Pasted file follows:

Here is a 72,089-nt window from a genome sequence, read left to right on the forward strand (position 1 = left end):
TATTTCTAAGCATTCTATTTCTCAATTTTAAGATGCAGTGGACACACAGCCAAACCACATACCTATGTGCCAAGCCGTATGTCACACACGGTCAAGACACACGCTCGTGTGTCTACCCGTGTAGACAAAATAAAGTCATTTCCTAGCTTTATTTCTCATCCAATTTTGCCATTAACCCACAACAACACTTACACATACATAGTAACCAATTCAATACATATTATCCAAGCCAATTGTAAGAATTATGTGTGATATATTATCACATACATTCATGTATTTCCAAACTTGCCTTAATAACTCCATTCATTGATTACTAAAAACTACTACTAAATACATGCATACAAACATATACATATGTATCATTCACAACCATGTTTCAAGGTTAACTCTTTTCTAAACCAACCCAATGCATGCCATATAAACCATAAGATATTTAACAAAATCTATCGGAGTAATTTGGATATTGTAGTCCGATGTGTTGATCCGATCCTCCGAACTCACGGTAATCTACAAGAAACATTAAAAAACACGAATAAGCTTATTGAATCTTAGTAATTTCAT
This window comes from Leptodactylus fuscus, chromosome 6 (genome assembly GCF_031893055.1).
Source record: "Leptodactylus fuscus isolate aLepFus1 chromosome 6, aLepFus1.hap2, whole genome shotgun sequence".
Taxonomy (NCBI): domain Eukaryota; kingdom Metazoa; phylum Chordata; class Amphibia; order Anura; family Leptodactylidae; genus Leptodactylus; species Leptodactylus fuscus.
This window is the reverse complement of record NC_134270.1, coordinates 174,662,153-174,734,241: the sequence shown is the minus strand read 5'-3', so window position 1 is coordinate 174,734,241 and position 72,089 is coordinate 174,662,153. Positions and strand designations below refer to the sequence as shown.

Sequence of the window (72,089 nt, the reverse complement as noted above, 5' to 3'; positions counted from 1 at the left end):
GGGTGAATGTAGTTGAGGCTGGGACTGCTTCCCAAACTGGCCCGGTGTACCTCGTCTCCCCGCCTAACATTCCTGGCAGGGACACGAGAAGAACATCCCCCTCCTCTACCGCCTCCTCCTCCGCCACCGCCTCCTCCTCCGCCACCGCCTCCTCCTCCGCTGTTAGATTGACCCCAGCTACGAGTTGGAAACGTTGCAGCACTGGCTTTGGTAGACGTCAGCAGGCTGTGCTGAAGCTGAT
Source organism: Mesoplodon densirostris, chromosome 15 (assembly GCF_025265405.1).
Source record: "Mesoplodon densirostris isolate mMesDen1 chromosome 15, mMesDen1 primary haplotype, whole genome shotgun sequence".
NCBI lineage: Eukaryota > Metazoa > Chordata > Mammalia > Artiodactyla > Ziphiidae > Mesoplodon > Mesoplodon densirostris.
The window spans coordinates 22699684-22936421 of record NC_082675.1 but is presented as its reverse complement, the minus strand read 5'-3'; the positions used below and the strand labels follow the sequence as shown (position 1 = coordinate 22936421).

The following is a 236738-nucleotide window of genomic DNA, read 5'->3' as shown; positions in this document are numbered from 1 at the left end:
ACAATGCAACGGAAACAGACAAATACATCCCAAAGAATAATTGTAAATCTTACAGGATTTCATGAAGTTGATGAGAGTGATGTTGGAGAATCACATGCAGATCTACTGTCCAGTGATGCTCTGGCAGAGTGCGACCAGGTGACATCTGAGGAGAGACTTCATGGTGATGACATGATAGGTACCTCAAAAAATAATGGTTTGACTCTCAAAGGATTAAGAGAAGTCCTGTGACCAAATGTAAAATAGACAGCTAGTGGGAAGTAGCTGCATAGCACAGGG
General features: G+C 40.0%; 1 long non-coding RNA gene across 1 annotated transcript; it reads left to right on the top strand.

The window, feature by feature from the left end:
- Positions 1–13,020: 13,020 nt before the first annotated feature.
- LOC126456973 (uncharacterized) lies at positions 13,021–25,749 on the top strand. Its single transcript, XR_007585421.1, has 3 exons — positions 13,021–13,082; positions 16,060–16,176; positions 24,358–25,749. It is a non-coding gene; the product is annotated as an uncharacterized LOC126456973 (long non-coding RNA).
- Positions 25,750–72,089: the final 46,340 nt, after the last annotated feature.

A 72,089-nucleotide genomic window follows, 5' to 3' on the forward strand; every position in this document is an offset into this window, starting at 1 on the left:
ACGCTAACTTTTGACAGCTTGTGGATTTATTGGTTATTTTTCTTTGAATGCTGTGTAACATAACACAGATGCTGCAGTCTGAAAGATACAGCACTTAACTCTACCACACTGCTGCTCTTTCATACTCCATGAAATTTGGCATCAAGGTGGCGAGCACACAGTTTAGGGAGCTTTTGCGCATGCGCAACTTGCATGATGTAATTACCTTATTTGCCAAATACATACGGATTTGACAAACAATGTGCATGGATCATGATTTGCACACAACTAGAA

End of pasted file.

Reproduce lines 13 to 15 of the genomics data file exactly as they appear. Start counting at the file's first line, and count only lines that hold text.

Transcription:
The following is a 236738-nucleotide window of genomic DNA, read 5'->3' as shown; positions in this document are numbered from 1 at the left end:
ACAATGCAACGGAAACAGACAAATACATCCCAAAGAATAATTGTAAATCTTACAGGATTTCATGAAGTTGATGAGAGTGATGTTGGAGAATCACATGCAGATCTACTGTCCAGTGATGCTCTGGCAGAGTGCGACCAGGTGACATCTGAGGAGAGACTTCATGGTGATGACATGATAGGTACCTCAAAAAATAATGGTTTGACTCTCAAAGGATTAAGAGAAGTCCTGTGACCAAATGTAAAATAGACAGCTAGTGGGAAGTAGCTGCATAGCACAGGG
General features: G+C 40.0%; 1 long non-coding RNA gene across 1 annotated transcript; it reads left to right on the top strand.